Safer injection saves lives - Criminalization of drugs fuels the HIV pandemic
The executive summary of the Report of the Global Commission on Drug Policy is damning. The war on drugs isn't working and the "collateral damage" (to use that ignominious term) is its effect on community health and safety. Two extracts from the summary, emphasis mine.
Countries that have adopted evidence-based addiction treatment and public health measures have seen their HIV epidemics among people who use drugs – as well as rates of injecting drug use – dramatically decline. Clear consensus guidelines exist for achieving this success, but HIV prevention tools have been under-utilized while harmful drug war policies have been slow to change.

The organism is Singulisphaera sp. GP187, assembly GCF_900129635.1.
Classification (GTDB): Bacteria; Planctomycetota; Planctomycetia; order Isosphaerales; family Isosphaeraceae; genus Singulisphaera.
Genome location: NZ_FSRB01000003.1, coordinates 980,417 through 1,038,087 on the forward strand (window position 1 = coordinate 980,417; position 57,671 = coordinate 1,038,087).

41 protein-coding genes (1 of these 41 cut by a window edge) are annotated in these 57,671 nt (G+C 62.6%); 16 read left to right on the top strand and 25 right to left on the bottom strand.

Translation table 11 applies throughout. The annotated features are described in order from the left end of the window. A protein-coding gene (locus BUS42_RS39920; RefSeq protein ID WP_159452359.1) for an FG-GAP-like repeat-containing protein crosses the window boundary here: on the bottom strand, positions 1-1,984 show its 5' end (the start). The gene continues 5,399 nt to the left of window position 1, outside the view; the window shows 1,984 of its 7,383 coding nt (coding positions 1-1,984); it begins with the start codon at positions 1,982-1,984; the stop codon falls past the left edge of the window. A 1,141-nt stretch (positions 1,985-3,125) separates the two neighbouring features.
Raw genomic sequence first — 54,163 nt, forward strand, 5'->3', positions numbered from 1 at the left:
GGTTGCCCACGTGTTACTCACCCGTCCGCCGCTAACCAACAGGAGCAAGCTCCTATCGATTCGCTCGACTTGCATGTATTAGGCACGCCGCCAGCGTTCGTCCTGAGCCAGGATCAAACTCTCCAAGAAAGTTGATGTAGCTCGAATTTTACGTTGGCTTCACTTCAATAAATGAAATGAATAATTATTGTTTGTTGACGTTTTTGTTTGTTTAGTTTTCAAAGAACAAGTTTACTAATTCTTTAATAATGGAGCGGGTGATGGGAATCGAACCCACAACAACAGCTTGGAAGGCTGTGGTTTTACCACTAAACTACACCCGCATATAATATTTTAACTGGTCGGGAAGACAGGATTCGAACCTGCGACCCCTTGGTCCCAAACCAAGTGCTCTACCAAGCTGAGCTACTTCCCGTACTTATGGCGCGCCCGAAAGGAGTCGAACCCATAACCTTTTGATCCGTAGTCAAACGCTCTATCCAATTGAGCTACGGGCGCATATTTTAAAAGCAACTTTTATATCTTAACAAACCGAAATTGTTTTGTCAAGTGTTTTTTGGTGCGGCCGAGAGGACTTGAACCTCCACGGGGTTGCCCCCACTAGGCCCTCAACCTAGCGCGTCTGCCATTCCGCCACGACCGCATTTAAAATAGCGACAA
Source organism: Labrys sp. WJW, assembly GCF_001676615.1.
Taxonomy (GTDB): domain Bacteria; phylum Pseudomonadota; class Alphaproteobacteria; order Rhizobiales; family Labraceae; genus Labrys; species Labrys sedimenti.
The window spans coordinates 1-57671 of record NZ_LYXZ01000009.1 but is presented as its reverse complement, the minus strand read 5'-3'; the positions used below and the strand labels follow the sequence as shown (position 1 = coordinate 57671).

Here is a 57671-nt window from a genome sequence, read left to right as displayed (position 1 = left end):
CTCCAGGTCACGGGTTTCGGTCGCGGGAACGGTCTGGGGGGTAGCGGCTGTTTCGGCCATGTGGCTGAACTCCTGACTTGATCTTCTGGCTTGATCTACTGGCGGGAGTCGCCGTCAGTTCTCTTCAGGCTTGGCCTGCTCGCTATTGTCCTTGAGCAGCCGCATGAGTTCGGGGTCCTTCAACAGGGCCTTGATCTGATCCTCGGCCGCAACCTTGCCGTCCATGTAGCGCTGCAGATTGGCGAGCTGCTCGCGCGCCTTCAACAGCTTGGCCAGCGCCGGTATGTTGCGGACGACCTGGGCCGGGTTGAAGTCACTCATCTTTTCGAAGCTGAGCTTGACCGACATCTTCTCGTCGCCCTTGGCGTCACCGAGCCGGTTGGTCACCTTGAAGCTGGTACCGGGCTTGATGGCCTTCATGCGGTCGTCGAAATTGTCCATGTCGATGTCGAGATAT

Any sober assessment of the impacts of the war on drugs would conclude that many national and international organizations tasked with reducing the drug problem have actually contributed to a worsening of community health and safety. This must change.
In April a report came out recommending Ottawa invest in a safe injection site to prevent the spread of HIV and Hepatitis. Having spent time in Vancouver working on the doorstep of the downtown east side I know we can't ignore this health issue. Whatever you might think about personal responsibility and drug use, the fact is HIV and Hepatitis are health issues and our shared values demand we prevent their spread. Even the cold financial arguments are there; it would save us money to operate safe injection sites rather than treat HIV and HepC. I'm repeating myself of course.
Now, Stephen Harper, Dalton McGuinty, Jim Watson and countless other politicos are ignoring it. More deaths to come. bit.ly/NvUiNk
— Dan Gardner (@dgardner) June 26, 2012
As the executive summary concluded too, this must change.
— Kevin O'Donnell (@ODonnell_K) June 26, 2012